When we’re feeling down or troubled we find it hard to relax. We fill our mind with so many “What If’s” so that instead of focusing on a resolution, we let ourselves get blown away by negativity. Guess where that gets us?
So instead of letting negativity take control of your life, try a bit of ancient wisdom to help get you back in focus: Meditation.
What is meditation?
Meditation or “Dhyana” has been around for thousands of years, the earliest written records of it dates back around 1500 BCE from the Hindu traditions of Vedantism.
It is the art of resting the mind and attaining a state of consciousness within. Meditation is not simply concentrating or fantasizing---meditation is a state of thoughtless awareness, a way to calm our minds with the help of chanting the Om.
What is the OM?
Om is known as the sound of the universe. According to the Hindu Mandukya Upanishad, “Om is the one eternal syllable of which all that exists is but a development. The past, present and future are all included in this one sound and all that exists beyond the three forms of time is also implied in it”
To put it simply, Om is said to be the sound that symbolizes the stages of creation and life.
Om sound is called “Pranava” in the Sanskrit and the name of the character that represents it is Omkar.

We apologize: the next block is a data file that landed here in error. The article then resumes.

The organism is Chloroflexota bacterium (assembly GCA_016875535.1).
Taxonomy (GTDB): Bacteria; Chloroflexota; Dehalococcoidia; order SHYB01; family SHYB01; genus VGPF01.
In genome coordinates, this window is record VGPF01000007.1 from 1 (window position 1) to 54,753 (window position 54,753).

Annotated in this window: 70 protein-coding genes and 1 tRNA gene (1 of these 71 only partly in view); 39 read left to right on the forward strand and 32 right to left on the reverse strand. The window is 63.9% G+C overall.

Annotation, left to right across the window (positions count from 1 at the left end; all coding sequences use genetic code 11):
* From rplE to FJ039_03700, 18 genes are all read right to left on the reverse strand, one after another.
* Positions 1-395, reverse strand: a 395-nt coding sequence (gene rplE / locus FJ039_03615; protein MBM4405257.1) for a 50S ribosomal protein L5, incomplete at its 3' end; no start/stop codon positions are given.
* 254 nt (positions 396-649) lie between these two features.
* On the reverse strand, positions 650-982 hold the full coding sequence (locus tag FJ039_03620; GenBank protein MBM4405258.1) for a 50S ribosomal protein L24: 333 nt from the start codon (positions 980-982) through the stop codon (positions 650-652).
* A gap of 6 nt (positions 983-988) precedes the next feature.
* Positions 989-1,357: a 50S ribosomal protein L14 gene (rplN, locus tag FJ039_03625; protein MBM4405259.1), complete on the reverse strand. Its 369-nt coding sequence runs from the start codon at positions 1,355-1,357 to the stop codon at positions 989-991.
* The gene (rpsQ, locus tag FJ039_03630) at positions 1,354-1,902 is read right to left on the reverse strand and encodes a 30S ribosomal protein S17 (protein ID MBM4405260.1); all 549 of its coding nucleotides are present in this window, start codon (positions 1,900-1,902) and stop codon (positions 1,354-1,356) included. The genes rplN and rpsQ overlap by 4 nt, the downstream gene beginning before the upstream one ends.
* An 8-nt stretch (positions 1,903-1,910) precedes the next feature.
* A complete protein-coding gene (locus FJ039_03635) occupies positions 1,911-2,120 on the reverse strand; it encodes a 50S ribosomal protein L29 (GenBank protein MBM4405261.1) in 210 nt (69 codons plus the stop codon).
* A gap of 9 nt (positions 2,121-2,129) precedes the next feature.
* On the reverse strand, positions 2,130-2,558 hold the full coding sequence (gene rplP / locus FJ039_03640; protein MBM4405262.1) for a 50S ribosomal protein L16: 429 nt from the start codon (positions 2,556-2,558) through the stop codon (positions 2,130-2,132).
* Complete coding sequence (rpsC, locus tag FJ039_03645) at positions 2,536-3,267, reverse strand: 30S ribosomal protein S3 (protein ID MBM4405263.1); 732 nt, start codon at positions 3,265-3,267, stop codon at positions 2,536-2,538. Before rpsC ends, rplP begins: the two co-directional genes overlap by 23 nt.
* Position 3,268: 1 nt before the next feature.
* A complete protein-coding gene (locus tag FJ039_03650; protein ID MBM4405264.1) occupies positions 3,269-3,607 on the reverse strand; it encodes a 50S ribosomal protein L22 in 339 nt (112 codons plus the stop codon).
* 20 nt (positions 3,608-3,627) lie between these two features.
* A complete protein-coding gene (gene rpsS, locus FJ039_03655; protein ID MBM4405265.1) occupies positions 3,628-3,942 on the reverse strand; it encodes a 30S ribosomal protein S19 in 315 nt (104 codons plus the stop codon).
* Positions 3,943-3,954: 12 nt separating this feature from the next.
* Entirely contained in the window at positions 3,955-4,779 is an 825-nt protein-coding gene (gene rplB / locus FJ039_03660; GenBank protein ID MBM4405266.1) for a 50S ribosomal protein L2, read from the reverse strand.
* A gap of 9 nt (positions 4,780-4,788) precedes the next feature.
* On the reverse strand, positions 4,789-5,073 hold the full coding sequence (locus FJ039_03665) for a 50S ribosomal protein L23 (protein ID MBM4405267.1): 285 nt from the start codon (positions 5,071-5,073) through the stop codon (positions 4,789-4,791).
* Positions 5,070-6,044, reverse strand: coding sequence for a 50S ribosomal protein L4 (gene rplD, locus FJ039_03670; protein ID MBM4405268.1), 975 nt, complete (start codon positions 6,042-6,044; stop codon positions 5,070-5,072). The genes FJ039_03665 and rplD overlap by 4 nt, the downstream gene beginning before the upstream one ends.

Interestingly, this character has a profound meaning to it that is definitive of the whole concept of Om, read on…
The Bottom Left Curve: The A that begins the O Sound
This is representative of our moving mind, and is the biggest one as this is the state that we’re mostly at. It is said that its tapered form is indicative that it’s hard for us to determine if the mind is moving and where the boundaries separating our true self and worldly things begin.
The Right Curve: The U that finishes the O Sound
This part is symbolic of focusing on one thing at a time. The curve is an almost circle, the little gap representing one of the main pillar of yoga practice, redefining the world while engaging and experiencing it at the same time.
Top Left Curve: The M Sound
This represents the mind after the second curve’s reconstruction of our identities to help us recognize our true self. This state of freedom and clarity is known as “Vairagya”.
Notice that the curve is similar to the first curve but it does not taper; this is indicative of the wisdom of knowing the lines that separates the inner formless self and the finite and ever changing non-self.
The Dot: Silence after the Sound
The dot symbolizes the infinite non-thing or “Isvara” In ancient yogic philosophy it is representative of the infinite that is found in every being which is also inseparable from the infinite that underlines everything in the universe.
The placement of the dot is indicative that we need the body and the mind in order to reach freedom.
Horizontal Curve: Two Way Mirror
This represents our failed attempts to find happiness as we have a tendency to define it with the aid of material things. The curve makes us realize that when we define happiness by worldly possessions, we only see a reflection of more things, thus we cannot find contentment.
The curve invites us to look inward and see what lies within for it is only then that we will see the clarity and truth.
Meditation is a great way to condition our minds and see the bigger picture. Knowing that there is more to living than just the challenges we encounter makes us realize that most of our worries not as large as they seem.
Source: Kripalu via Huffington Post